“I think you should do your next column about that,” my friend said, sipping on his fourth, perhaps fifth, pint. I nodded solemnly, holding my fourth, perhaps fifth, glass of wine of the evening in my hand.
We’d only agreed to go for a quick drink in our local pub, but somehow we’d kept chatting. The conversation had got more and more personal and, well, you’re going to need some booze to deal with that. This is Britain.
Anyway, we were there, half-cut, lamenting the disappearance of a formerly beloved species: the social butterfly. If you aren’t one yourself, you definitely know some of them; they probably won’t be in your close circle of friends but you’ll see them once in a while, at bigger gatherings.
“Not a core cast member but more of a recurring guest star” is how a friend used to describe himself. I usually go for “second circle”. Most friendship groups have an inner circle, which I’m usually not a part of, but I sit just outside several of them.
[See also: What is romantic friendship?]
It’s not a life for everyone but it’s a life I enjoy. You get to endlessly jump from group to group, meet plenty of new people, and you can sweep the commitment issues you probably have way under the carpet. There is also a greediness to it which I’ve come to really cherish. Why should I pick my people when there are so many good ones out there? Why shouldn’t I have it all?
In quite an absurdly unexpected turn of events, the British government answered those questions for me in September 2020, when in the ebb and flow of lockdown regulations it introduced the “rule of six”. Suddenly you could socialise – but only in smaller groups. Every pub, at least in London, also required advance booking – and, ideally, the blood of a virgin sacrificed on a full moon.
Because we were all thrilled to be able to go out again after months in lockdown, little time was spent trying to understand what this did to our social lives. We could go out, sure, but spontaneity was mostly gone. Tables were reserved in advance and you couldn’t text a handful of people on the day, seeing if they wanted to join in on some pre-existing plans. Quietly, social butterflies started falling through the cracks.
It took some time after the end of the pandemic for people to fully regain their social muscle, and begin organising larger events again. It took so long, in fact, that it only lasted for a short time until Britain was hit by the biggest cost-of-living crisis in a generation. To quote a probably fake but very viral 1947 snippet from the Cincinnati Enquirer, “The saying ‘Life is just one damn thing after another’ is a gross understatement. The damn things overlap.”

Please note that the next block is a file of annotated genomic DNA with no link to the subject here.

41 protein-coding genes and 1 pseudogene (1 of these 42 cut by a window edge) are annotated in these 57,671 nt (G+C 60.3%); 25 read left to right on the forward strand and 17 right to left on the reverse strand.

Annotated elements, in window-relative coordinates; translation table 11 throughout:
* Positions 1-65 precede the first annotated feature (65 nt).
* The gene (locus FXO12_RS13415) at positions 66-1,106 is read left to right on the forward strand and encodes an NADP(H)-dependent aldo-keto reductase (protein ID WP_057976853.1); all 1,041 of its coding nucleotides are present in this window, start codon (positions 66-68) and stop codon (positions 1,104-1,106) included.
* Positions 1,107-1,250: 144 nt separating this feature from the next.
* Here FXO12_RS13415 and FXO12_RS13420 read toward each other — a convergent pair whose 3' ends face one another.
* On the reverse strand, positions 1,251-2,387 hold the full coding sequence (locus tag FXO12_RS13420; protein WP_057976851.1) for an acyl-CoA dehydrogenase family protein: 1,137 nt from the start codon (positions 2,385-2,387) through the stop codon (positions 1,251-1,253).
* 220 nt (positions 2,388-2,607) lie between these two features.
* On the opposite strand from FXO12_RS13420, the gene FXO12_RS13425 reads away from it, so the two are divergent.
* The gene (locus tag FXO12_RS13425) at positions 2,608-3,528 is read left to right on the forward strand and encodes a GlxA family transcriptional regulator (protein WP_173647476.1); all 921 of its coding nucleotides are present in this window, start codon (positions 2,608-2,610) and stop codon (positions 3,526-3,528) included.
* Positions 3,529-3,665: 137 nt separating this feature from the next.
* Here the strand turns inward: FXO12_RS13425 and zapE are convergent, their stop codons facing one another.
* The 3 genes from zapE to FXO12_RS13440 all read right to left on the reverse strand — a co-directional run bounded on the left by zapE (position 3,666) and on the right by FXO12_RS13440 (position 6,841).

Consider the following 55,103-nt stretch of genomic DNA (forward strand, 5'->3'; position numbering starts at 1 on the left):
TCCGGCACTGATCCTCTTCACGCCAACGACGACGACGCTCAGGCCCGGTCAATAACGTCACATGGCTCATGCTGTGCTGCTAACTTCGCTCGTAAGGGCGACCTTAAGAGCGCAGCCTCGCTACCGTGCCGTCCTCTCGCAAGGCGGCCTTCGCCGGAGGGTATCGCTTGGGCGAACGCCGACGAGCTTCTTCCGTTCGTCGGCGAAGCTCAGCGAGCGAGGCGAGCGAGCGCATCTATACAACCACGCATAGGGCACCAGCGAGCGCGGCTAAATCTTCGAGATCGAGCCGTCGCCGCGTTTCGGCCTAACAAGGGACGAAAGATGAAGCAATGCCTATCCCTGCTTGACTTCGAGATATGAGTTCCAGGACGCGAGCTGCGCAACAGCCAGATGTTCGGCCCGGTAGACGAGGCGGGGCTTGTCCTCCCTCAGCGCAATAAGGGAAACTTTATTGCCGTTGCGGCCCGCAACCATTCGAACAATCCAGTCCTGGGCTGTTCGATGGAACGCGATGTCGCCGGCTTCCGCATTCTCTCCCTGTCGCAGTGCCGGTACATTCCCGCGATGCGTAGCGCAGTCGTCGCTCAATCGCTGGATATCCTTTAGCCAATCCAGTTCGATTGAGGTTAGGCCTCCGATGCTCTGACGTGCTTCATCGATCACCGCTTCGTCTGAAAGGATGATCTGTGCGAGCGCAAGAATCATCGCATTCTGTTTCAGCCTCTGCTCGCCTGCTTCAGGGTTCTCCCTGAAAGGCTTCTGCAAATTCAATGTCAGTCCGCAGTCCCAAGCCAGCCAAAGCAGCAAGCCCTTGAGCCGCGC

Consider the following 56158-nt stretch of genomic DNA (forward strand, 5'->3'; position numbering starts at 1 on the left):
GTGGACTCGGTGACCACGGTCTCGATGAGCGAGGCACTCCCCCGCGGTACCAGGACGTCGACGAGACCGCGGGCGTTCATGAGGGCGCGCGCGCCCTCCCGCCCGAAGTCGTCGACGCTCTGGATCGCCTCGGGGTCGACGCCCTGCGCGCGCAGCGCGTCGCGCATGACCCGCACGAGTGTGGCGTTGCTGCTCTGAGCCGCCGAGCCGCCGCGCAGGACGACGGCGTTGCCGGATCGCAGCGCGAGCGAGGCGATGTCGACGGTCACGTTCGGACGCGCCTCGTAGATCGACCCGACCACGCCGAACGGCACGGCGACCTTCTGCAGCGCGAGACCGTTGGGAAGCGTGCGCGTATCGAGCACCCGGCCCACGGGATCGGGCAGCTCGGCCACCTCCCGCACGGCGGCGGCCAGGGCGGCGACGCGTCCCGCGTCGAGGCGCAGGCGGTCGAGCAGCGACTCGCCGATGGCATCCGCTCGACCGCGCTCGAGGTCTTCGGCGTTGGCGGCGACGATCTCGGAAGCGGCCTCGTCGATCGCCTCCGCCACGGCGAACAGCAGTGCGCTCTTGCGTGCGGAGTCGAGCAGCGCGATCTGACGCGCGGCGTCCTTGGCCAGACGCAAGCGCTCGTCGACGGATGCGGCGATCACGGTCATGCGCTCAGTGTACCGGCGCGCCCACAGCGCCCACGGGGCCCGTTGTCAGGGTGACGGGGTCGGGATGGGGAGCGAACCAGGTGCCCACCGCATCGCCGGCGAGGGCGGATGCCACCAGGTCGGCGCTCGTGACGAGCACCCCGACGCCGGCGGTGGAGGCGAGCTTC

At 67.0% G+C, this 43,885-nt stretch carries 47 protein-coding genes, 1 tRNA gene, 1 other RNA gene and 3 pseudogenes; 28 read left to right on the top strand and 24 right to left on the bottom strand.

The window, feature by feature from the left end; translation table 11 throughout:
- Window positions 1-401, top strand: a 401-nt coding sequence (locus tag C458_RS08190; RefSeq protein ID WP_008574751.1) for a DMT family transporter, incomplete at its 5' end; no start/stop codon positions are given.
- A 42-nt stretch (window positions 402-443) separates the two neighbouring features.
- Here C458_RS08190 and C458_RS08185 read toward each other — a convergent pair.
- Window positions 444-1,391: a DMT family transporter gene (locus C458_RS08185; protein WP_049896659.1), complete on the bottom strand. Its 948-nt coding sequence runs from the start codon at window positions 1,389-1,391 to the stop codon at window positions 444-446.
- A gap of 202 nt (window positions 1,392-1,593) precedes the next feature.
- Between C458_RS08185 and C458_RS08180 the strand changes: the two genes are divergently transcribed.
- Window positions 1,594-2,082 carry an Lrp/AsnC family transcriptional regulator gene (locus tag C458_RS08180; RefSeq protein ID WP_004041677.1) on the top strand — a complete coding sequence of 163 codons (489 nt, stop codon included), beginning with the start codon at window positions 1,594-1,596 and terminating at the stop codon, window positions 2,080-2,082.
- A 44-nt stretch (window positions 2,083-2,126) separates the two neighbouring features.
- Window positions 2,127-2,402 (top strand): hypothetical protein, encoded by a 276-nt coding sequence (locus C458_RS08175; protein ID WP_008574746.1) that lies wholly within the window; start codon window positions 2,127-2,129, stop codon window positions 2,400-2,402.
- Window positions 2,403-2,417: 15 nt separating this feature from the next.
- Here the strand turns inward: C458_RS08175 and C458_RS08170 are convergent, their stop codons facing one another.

We escaped from the frying pan and marched straight into the fire. Rents and mortgages are too expensive now, and so are groceries and everything that makes life worth living. People are still going out, sure, but few are still going out as much as they used to, or as much as they want to be. The end result is similar to that of the rule of six; the main cast is still here, but there is no budget for the guest stars any more.
Because the change was gradual, it took some time to become noticeable. For a while I thought I was the problem; like an angsty teenager, I assumed that my friends had got bored of me, and decided to go forth with their lives while leaving me behind. I knew it was an undignified fear to have in one’s thirties but I couldn’t help it. How else could I explain why my social butterflying suddenly fell flat?
Then people – my people – started talking to me about it. It is mortifying to admit that you’re feeling quite lonely and needy. It’s not something adults usually volunteer. Still, I was clearly so maudlin that the confessions came. As it turns out, I wasn’t alone; many others felt like they’d fallen through the cracks as well, victims of having once wanted to have it all.
Getting to whinge and whine with kindred spirits was cathartic, but didn’t offer much in the way of solutions. We used to enjoy our lives because they felt weightless and required little effort. Gravity has now caught up with us, and it isn’t something you can wish away.
Perhaps things will change again, when the damn things decide to give us a break. People’s lives will get bigger again and we will be able to start floating around them, as we used to. It would be good for us but also good for them. Social butterflies have many uses; we come with new people and stories and ideas, and we always have the good gossip.
I wish I could say that you should tend to us now because otherwise we’ll disappear but that’s not true, is it? We’ll be here, waiting for spring. It’s all we know.